It only took 260 years.
On Thursday, the Royal & Ancient Golf Club of St. Andrews announced its membership has voted to allow female members. Peter Dawson, chief executive of the R&A, the governing body off-shoot of the club, said the club will fast-track membership for "a significant initial number" of women into the club.
"I am very pleased indeed to announce that the membership of the Royal and Ancient Golf Club of St Andrews has voted overwhelmingly in favor of welcoming women members," said Dawson, who is also the club's secretary, in a statement.
Over 75 percent of the estimated 2,400 members voted, many by a proxy ballot thought critical to secure the simple majority needed to pass this measure. Of those approximately 1,800 members that voted, over 1,500 did so in the affirmative. That means some 300 members said no with another 600 effectively saying no by not voting.
The club was founded in 1754. In 2004, the Royal & Ancient Golf Club of St. Andrews formed the body known today as The R&A, charging it with administering the Rules of Golf, running the Open Championship and other events and serving as the game's governing body outside of the United States and Mexico.
Reaction from this side of the Atlantic has been positive, if not with a slight foot-tapping tone.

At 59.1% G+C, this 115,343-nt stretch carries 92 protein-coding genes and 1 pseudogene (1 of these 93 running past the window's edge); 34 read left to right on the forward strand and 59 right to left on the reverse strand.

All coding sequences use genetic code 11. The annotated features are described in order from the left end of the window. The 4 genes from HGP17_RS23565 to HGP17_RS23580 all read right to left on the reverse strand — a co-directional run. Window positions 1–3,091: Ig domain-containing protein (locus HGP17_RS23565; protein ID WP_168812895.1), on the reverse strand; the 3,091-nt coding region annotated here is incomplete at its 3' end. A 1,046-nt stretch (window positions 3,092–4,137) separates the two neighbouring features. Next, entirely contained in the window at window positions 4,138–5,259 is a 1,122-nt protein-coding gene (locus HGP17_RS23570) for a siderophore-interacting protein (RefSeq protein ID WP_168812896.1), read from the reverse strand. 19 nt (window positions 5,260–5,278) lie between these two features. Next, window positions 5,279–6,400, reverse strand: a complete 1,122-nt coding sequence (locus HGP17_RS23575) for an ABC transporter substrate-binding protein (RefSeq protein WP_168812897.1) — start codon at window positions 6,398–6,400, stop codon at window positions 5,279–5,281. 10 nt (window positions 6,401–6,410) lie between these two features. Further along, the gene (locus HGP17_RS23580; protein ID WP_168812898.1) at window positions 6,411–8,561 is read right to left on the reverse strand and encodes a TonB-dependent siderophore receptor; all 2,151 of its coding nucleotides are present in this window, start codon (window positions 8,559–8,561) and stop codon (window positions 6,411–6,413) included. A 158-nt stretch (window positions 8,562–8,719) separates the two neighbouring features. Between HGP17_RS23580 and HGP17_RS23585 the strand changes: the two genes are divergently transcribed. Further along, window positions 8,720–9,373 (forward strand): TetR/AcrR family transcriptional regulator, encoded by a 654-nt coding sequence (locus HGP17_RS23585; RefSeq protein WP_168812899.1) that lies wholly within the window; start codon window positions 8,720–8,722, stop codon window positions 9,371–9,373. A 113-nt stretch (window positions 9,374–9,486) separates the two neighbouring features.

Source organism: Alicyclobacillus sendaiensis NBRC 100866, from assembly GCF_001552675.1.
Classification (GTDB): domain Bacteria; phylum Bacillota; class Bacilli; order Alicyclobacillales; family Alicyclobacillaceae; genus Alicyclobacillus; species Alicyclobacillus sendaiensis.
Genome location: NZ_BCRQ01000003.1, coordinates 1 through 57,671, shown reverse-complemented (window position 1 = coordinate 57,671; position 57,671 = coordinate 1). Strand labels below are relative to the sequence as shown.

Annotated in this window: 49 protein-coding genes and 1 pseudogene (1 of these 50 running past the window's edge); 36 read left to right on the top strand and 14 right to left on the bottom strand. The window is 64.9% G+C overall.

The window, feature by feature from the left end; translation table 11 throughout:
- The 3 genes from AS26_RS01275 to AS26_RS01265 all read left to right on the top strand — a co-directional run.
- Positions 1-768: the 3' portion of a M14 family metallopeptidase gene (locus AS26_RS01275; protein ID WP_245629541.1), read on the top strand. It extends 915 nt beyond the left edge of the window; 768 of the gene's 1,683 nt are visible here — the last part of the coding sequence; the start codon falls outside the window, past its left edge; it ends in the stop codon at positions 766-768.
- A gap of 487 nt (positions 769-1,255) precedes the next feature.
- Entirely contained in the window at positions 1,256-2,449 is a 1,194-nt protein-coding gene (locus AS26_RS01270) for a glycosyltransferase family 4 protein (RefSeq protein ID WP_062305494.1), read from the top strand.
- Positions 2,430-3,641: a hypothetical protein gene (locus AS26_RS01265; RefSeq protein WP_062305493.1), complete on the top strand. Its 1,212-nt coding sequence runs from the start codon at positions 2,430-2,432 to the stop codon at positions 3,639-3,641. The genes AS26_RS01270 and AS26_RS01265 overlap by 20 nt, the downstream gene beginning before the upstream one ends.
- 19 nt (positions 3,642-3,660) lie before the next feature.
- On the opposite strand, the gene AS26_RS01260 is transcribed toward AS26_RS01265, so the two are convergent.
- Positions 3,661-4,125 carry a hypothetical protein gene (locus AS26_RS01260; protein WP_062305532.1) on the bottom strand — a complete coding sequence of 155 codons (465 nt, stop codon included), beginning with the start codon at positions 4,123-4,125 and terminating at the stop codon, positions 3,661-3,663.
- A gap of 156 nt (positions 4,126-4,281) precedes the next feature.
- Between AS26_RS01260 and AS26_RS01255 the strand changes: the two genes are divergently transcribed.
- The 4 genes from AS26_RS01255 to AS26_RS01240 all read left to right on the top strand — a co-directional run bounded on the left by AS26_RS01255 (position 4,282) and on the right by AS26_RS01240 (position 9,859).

In an unattributed statement, the LPGA said, "The LPGA is happy to hear that the members of the Royal & Ancient Golf Club in St. Andrews have voted to include female members. This decision is certainly a step in the right direction and one that better captures the current diversity and inclusiveness of our great game."
PGA of America president Ted Bishop applauded the decision, viewing the vote through the prism of a sagging golf industry.
"Women have played and will continue to play an integral role in the game of golf," Bishop said. "In fact, women represent the biggest growth market in the sport, and every step to make golf more inclusive is good for the game. The PGA of America is thrilled that the R&A is welcoming women into its organization, and loudly applauds its decision."
While the Royal & Ancient will now have male and female members, there are still three clubs in the Open Championship rota that are single-sex: Muirfield, which hosted the '13 Open; Royal Troon, which hosts in 2016; and Royal St. Georges Golf Club.
For its part, Troon, which has a 370-member ladies club that shares the property with the male-only club, reiterated it has no plans to integrate the two organizations.
"At present, membership of Royal Troon is open only to those of the male gender and we have no plans to change our constitution at this time, although I must point out that we are quite different from many of the other single-gender clubs in that we share our facilities with an active ladies’ club," said club secretary David Brown in a statement.
Ryan Ballengee is a Yahoo Sports contributor. Find him on Facebook and Twitter.